“The government can write any kind of contract and it’s OK,” Boller says.

Later on in the meeting, the committee discussed both the hard and soft costs built in to the manager at risk contract the Cape has with MWH and had previously voted to stick with that process. On Thursday, the board unanimously agreed to investigate additional savings within the contract by examining contingency fees as well as other costs put in by the contract manager.

In a Friday phone interview, Schrager indicated that he did not recall the details of the conversation prior to the start of the meeting.

“It was so unimportant I have no clue what was said,” he said.

Upon hearing that the conversation was recorded, he added that he has been having a long-running conversation with Dudley about accounting systems, saying that his fellow committee member was not familiar with some of the structures he was looking at when deciphering rate structures.

“It was not about the utilities, it was about understanding how the accounting is done on different projects,” he said.

Montemarano confirmed that the conversation was on “subcommittee business” which likely focused on “contract methodology or possibly assessments.”

“The general discussion is that construction manager contracts can be drafted in a variety of ways,” he said.

“I think we were just talking about some generalities about the information that had just been distributed,” added Boller, who stated that he does not believe the conversation constituted a violation of the Sunshine Law.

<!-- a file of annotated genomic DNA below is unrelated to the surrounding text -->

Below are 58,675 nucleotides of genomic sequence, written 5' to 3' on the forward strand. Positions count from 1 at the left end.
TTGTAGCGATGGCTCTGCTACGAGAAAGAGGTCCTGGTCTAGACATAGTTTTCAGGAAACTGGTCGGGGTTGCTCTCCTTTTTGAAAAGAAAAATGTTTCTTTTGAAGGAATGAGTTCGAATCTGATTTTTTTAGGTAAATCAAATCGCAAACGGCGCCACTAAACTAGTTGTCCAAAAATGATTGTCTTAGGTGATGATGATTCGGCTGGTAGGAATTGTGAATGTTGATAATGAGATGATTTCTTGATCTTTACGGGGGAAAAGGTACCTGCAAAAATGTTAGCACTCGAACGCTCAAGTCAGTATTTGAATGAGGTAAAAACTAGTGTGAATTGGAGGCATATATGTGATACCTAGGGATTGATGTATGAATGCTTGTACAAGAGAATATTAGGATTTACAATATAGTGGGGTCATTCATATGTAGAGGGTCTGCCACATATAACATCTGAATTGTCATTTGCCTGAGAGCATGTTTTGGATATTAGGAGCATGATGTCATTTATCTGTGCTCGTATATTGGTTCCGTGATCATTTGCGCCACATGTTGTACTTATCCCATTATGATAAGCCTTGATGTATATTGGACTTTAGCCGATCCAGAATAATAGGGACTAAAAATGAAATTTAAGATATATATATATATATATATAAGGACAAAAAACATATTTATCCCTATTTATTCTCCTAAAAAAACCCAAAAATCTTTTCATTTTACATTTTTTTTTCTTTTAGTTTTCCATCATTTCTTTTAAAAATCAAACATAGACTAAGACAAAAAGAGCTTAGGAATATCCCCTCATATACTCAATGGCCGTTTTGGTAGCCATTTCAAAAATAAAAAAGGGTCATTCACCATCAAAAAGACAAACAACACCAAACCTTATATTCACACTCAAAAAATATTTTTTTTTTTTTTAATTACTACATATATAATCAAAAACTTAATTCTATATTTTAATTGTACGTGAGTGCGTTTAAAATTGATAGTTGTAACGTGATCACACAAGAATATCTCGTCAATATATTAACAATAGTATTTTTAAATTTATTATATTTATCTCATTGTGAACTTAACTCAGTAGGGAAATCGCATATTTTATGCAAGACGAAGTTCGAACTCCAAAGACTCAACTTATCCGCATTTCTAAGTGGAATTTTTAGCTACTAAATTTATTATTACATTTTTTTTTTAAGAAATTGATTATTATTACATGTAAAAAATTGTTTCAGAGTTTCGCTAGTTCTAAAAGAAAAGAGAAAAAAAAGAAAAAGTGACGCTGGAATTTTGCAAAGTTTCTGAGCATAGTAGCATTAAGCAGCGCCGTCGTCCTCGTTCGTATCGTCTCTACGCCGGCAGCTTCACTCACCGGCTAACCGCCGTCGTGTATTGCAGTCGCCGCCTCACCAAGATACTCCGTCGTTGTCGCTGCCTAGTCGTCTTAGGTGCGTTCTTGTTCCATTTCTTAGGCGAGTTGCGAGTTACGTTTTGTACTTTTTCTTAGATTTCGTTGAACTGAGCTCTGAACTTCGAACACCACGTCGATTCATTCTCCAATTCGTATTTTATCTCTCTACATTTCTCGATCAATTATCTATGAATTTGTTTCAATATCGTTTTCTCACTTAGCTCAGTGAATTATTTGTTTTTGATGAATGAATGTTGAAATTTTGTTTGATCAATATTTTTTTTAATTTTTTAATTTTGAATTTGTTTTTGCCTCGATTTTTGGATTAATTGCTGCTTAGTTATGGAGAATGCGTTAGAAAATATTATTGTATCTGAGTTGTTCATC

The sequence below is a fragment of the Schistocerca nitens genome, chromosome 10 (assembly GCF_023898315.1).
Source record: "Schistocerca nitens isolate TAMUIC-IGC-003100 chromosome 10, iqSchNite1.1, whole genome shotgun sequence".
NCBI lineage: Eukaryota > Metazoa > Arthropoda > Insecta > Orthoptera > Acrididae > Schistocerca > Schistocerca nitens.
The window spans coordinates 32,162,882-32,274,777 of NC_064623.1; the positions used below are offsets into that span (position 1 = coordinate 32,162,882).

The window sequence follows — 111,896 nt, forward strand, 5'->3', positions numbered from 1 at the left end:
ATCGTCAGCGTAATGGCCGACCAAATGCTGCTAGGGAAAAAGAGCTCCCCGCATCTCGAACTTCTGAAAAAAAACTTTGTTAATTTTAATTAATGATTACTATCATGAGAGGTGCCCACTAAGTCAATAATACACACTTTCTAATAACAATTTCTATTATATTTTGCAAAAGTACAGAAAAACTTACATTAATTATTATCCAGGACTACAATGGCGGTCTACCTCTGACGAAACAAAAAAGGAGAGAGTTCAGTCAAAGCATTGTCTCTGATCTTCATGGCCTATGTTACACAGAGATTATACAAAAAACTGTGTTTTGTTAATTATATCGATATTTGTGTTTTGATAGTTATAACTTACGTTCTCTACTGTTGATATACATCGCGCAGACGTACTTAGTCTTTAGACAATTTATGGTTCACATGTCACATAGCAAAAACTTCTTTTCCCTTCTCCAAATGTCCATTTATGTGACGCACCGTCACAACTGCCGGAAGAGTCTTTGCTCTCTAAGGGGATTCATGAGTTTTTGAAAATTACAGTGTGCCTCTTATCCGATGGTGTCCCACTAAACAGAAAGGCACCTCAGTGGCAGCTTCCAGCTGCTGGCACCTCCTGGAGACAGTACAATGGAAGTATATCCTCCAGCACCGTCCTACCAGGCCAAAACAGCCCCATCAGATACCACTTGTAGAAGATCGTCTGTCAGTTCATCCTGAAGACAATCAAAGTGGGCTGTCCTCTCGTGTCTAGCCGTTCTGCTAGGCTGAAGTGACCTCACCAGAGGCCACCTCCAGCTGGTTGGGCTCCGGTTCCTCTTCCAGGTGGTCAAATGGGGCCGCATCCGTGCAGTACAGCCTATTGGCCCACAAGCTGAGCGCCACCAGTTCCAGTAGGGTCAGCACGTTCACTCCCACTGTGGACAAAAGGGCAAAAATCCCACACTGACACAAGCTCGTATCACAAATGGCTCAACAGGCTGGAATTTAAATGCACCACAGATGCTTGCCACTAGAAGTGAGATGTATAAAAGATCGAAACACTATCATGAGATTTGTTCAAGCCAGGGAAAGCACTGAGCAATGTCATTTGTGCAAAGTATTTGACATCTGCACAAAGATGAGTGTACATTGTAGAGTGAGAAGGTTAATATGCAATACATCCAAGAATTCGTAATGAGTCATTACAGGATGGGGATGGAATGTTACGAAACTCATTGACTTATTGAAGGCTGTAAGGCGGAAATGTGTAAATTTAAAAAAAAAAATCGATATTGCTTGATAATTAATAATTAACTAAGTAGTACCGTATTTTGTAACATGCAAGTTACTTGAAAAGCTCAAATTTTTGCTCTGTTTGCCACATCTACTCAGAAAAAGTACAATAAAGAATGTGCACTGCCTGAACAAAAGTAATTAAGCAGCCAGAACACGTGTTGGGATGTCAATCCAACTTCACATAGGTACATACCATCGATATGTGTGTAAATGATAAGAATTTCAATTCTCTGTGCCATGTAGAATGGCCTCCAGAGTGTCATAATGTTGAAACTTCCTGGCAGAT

He said that the topic was a matter that had already passed and that Dudley was simply looking for a clarification, though he did concede that perhaps the matter would have been better left for when the meeting began.

“Granted, maybe those questions should be asking during the session, but when you’re in a meeting you’re on an agenda,” he said.

Dudley refused to comment on the matter and hung up on a reporter who called.

Former mayor Arnold Kempe said Friday that he has “not had any such discussion” about the utilities project outside of the meetings.

“The only thing I have done is prepare a proposal, it has been faxed and given to them,” he said.

Kempe was not involved in the conversations recorded Thursday, nor were committee members Gordon Ultsch, John Barth and John Sullivan, according to what could be heard on the tape.

While still serving on the city council, Kempe and former councilman Richard Stevens were found to have violated the Sunshine Law after a conversation between the two also was caught on tape.

During a council meeting recess, the two spoke about an issue on which they had just voted. Though the pair were unaware of it at the time, the dais microphones were still switched on so that everyone in the chamber could hear the conversation as it was taped.

A investigation by the State’s Attorney’s Office later determined that the violation was unintentional, and both Stevens and Kempe were instructed to take an additional course on the law. No charges were filed.

No complaint has been filed regarding Thursday’s conversations.